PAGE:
Botswana vacations with teenagers

Botswana is one of Africa’s premier safari destinations, with a reputation for excellent wildlife viewing and high-end accommodation, but it’s also an excellent and exciting destination for a families with teens.
Far from being the preserve of safari addicts with deep pockets, specialist small group family vacations in Botswana are specifically designed to suit both teenagers, and the adults in their lives. They know how to keep everyone happy, and are designed with the right mix of activity, participation and time to chill.

Small group vacations

Most teen-friendly vacations to Botswana involve traveling overland and camping, which helps to keep costs down, while the participatory nature of this kind of trip works well with young people. Putting up tents, helping to prep meals and eating together around the campfire provides a nice level of activity, sociability and focus to each day, and gives young people the chance to mix with travelers from around the world and, of course, the other young people on their trip. The company of the local guides that steer this kind of small group trip, too, is another treat. Unflappable and enthusiastic tour leaders and super knowledgeable wildlife guides who know how to communicate with young people often turn out to be the highlight of the vacation.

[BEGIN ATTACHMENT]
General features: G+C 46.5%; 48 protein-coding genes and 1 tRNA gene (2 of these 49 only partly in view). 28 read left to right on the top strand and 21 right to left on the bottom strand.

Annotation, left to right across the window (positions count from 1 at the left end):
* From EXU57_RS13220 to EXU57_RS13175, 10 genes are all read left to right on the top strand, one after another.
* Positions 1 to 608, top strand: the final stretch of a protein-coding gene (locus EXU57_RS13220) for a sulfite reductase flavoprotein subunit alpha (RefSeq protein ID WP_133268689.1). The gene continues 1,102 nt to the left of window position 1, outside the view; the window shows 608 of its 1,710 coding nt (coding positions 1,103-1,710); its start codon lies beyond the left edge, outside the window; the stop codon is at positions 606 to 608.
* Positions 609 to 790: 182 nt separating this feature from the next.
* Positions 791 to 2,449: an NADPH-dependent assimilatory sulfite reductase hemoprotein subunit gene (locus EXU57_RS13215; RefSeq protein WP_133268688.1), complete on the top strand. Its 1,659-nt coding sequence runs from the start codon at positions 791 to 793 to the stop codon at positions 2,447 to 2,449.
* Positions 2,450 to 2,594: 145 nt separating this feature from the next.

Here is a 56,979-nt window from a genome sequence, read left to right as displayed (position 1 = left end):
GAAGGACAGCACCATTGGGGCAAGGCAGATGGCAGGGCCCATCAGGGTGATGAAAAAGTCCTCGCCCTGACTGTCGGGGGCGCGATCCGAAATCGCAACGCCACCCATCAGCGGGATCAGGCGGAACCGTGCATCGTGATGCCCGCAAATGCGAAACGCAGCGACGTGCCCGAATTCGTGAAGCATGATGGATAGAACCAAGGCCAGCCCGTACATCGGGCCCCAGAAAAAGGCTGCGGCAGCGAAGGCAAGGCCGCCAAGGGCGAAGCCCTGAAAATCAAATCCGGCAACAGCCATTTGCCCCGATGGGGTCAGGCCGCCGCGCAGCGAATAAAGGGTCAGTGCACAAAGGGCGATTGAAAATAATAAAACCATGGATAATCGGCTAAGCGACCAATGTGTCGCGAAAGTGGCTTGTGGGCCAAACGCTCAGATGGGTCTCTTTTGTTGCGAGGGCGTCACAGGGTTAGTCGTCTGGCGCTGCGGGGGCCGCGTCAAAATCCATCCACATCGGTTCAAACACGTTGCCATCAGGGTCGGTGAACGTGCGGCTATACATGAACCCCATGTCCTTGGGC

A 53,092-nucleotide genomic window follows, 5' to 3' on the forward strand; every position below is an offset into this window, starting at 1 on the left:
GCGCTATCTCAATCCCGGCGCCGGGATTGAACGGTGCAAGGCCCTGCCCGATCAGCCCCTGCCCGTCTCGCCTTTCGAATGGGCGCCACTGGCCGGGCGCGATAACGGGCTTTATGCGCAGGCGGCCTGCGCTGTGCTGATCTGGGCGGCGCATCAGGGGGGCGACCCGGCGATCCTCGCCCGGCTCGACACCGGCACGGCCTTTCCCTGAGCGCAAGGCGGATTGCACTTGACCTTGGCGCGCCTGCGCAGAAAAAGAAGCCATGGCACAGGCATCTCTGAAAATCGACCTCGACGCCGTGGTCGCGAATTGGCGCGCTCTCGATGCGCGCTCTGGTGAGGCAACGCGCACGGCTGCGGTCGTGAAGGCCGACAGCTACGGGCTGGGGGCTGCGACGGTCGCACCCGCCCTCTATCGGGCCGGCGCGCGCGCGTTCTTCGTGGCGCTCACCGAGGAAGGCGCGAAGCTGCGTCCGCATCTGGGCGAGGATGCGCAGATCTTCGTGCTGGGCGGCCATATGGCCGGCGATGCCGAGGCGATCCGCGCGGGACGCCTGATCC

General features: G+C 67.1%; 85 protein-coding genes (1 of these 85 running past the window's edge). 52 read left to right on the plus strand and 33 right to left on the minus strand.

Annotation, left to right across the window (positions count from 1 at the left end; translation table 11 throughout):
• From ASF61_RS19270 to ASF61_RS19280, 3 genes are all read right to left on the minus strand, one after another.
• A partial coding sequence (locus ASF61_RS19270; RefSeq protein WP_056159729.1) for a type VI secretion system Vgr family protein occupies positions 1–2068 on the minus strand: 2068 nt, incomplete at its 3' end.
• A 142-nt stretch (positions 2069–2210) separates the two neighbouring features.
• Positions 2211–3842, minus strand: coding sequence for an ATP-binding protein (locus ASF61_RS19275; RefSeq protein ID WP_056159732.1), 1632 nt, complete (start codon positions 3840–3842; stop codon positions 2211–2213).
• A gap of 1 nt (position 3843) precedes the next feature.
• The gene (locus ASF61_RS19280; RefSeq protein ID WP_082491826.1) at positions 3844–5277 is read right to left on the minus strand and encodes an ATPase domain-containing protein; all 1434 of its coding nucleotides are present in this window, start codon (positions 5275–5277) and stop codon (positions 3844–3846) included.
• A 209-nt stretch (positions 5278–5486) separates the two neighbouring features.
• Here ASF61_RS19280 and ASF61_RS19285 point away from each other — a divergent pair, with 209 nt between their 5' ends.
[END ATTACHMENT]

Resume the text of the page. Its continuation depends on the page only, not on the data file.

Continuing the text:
There are typically a few nights of wild camping in the bush included on a Botswana vacation with teenagers, which puts you right at the heart of the action: no fences, no firearms, just you, the huge night skies and the animals, roaring and splashing and strolling past the tents. Digging a bush toilet, doing without a shower and spending the night with hippos and lions for neighbours is an authentic thrill that teenagers appreciate.
Of course, the game viewing is spectacular in Botswana, and any teen ambivalence is usually dropped quicker than a burning iPhone when an elephant strolls into camp or a lion eyeballs you a few metres from the open sided truck you’re sitting in. The huge herds of elephants in Chobe National Park are utterly awesome, often 80 animals strong, while the chance to get close to giraffe and hippo during a walk in the Okavango Delta raises hairs on the back of the neck of young and old alike. Sharing all this wildlife wonderfulness as a family is really special, building memories that you can dip back into year after year.